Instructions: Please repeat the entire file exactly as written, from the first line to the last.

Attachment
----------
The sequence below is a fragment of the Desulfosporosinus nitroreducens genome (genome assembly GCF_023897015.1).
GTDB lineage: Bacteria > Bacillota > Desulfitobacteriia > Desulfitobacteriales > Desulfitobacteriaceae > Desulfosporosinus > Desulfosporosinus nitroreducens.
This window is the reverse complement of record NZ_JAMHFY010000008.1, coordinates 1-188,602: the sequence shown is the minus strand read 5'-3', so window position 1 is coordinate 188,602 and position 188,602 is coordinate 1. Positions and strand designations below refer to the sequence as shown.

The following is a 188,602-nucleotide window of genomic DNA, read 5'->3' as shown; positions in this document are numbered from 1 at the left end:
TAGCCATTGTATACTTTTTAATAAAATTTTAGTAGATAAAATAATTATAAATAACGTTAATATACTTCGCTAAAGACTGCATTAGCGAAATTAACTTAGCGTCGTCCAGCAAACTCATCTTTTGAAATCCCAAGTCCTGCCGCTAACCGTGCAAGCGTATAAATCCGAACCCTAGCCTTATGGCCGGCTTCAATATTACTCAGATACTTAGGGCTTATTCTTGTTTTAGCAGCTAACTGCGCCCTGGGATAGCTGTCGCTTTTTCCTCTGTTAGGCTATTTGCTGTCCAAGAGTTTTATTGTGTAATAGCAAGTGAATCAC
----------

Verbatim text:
The sequence below is a fragment of the Desulfosporosinus nitroreducens genome (genome assembly GCF_023897015.1).
GTDB lineage: Bacteria > Bacillota > Desulfitobacteriia > Desulfitobacteriales > Desulfitobacteriaceae > Desulfosporosinus > Desulfosporosinus nitroreducens.
This window is the reverse complement of record NZ_JAMHFY010000008.1, coordinates 1-188,602: the sequence shown is the minus strand read 5'-3', so window position 1 is coordinate 188,602 and position 188,602 is coordinate 1. Positions and strand designations below refer to the sequence as shown.

The following is a 188,602-nucleotide window of genomic DNA, read 5'->3' as shown; positions in this document are numbered from 1 at the left end:
TAGCCATTGTATACTTTTTAATAAAATTTTAGTAGATAAAATAATTATAAATAACGTTAATATACTTCGCTAAAGACTGCATTAGCGAAATTAACTTAGCGTCGTCCAGCAAACTCATCTTTTGAAATCCCAAGTCCTGCCGCTAACCGTGCAAGCGTATAAATCCGAACCCTAGCCTTATGGCCGGCTTCAATATTACTCAGATACTTAGGGCTTATTCTTGTTTTAGCAGCTAACTGCGCCCTGGGATAGCTGTCGCTTTTTCCTCTGTTAGGCTATTTGCTGTCCAAGAGTTTTATTGTGTAATAGCAAGTGAATCAC